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Inked mice hint at how tattoos persist in people

Immune cells pass pigment from one generation to the next

By
4:22pm, March 16, 2018
tattoo

TAIL TATS  When researchers tattooed mouse tails, the only cells found with ink inside were macrophages. The tattoo appeared the same before (left) and after (right) ink-holding macrophages were killed, because it was recaptured by new macrophages.

Tattoos may have staying power because of a hand off between generations of immune cells known as macrophages, say a group of French researchers.

If true, this would overturn notions that tattoo ink persists in connective tissue or in long-lasting macrophages.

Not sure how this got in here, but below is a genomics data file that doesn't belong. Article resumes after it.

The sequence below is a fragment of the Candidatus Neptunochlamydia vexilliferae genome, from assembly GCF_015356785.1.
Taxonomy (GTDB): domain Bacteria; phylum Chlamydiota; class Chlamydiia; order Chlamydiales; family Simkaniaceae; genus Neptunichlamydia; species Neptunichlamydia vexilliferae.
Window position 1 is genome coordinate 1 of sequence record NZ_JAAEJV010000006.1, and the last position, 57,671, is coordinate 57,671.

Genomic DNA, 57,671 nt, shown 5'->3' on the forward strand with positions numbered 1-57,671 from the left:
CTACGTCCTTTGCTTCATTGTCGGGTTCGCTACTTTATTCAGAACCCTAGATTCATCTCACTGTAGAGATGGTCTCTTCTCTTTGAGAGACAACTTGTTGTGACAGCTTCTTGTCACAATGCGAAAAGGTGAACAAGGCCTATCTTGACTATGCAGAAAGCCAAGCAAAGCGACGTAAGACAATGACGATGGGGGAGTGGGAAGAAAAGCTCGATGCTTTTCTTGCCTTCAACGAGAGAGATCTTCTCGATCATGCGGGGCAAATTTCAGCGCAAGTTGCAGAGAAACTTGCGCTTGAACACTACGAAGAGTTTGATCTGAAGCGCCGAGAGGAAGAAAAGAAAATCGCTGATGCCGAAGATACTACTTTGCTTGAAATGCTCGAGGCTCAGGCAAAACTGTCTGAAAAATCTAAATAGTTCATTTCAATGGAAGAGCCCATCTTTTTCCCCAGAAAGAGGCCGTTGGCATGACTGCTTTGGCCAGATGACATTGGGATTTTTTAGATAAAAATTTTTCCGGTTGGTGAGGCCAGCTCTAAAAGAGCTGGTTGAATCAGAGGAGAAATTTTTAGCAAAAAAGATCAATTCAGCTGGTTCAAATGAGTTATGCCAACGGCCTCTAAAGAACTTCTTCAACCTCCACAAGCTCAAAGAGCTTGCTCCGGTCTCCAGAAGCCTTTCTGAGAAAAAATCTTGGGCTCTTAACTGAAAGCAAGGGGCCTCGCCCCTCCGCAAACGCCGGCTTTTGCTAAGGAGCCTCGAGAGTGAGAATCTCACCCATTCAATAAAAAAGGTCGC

Immunologist Sandrine Henri of the Immunology Center of Marseille-Luminy, in France, and colleagues tattooed mice tails with green ink to see how waste-disposing macrophages in the skin would respond.

“Macrophages will scavenge everything. That’s their job,” Henri says. “If they could do their job properly, tattoo ink would be removed rapidly.”

In the experiment, described March 6 in the Journal of Experimental Medicine, macrophages gobbled up the ink as expected, but did not digest and remove it. Instead, the cells held onto the ink until the researchers killed the cells. About 90 days later,

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